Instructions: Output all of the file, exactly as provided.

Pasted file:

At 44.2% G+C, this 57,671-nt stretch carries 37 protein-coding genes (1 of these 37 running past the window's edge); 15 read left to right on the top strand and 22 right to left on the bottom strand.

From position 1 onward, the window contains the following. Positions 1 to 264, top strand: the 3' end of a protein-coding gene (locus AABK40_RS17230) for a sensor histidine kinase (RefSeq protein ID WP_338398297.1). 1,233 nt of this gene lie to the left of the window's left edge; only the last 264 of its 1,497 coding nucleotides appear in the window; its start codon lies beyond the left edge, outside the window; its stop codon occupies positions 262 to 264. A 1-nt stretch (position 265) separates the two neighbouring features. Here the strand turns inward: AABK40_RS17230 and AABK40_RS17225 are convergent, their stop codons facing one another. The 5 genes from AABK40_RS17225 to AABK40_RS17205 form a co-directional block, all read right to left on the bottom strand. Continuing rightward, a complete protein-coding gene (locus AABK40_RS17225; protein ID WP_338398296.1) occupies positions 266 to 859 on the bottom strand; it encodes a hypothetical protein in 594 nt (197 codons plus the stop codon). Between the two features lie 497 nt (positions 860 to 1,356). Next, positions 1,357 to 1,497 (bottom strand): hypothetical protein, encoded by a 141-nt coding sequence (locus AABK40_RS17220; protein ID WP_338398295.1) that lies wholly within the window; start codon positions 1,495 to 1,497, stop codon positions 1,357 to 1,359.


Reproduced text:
At 44.2% G+C, this 57,671-nt stretch carries 37 protein-coding genes (1 of these 37 running past the window's edge); 15 read left to right on the top strand and 22 right to left on the bottom strand.

From position 1 onward, the window contains the following. Positions 1 to 264, top strand: the 3' end of a protein-coding gene (locus AABK40_RS17230) for a sensor histidine kinase (RefSeq protein ID WP_338398297.1). 1,233 nt of this gene lie to the left of the window's left edge; only the last 264 of its 1,497 coding nucleotides appear in the window; its start codon lies beyond the left edge, outside the window; its stop codon occupies positions 262 to 264. A 1-nt stretch (position 265) separates the two neighbouring features. Here the strand turns inward: AABK40_RS17230 and AABK40_RS17225 are convergent, their stop codons facing one another. The 5 genes from AABK40_RS17225 to AABK40_RS17205 form a co-directional block, all read right to left on the bottom strand. Continuing rightward, a complete protein-coding gene (locus AABK40_RS17225; protein ID WP_338398296.1) occupies positions 266 to 859 on the bottom strand; it encodes a hypothetical protein in 594 nt (197 codons plus the stop codon). Between the two features lie 497 nt (positions 860 to 1,356). Next, positions 1,357 to 1,497 (bottom strand): hypothetical protein, encoded by a 141-nt coding sequence (locus AABK40_RS17220; protein ID WP_338398295.1) that lies wholly within the window; start codon positions 1,495 to 1,497, stop codon positions 1,357 to 1,359.